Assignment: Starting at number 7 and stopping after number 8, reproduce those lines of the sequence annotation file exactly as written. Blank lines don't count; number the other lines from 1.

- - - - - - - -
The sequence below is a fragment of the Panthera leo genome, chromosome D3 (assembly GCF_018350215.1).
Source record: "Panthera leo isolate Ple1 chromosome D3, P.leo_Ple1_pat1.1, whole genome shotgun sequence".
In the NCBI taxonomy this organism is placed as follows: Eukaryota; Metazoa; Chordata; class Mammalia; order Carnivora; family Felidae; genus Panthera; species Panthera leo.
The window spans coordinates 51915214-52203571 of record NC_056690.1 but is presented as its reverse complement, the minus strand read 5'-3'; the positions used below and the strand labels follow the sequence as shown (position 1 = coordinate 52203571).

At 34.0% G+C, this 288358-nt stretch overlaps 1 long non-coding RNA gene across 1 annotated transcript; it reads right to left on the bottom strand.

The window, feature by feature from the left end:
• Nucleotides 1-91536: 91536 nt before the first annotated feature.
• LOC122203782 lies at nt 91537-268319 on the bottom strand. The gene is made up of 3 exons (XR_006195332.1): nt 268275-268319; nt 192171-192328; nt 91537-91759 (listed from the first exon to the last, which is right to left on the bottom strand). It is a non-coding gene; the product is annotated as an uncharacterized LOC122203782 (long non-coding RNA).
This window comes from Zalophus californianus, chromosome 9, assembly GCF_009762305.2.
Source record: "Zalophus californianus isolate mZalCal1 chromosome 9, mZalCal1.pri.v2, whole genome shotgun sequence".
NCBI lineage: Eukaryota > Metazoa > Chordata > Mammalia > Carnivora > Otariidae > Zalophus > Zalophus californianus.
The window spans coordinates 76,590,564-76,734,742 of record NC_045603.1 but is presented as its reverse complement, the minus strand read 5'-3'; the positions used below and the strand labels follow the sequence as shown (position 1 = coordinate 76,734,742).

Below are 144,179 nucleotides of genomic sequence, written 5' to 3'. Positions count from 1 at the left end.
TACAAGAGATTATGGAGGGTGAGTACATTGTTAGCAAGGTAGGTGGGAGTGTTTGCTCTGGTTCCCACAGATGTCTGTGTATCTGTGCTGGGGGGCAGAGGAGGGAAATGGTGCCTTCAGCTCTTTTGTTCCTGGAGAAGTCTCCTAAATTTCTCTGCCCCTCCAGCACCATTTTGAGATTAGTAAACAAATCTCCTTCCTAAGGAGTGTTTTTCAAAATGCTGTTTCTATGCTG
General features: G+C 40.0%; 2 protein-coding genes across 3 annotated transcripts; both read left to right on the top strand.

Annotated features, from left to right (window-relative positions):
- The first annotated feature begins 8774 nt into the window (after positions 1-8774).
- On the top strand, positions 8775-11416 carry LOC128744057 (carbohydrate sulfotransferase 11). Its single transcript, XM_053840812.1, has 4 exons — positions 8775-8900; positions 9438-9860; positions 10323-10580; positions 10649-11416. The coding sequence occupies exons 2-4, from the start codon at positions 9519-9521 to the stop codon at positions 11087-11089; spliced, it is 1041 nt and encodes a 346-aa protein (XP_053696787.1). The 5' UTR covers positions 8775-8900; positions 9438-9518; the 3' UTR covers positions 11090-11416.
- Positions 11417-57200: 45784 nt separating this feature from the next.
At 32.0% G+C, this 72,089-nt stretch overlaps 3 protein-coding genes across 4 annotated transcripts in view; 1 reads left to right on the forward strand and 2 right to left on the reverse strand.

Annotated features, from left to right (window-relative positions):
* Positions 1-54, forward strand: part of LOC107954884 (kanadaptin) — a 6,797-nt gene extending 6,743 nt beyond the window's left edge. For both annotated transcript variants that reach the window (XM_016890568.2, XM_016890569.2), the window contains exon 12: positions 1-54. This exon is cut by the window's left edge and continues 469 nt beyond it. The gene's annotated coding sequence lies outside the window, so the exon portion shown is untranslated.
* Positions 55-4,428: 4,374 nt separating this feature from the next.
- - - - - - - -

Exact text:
• Nucleotides 1-91536: 91536 nt before the first annotated feature.
• LOC122203782 lies at nt 91537-268319 on the bottom strand. The gene is made up of 3 exons (XR_006195332.1): nt 268275-268319; nt 192171-192328; nt 91537-91759 (listed from the first exon to the last, which is right to left on the bottom strand). It is a non-coding gene; the product is annotated as an uncharacterized LOC122203782 (long non-coding RNA).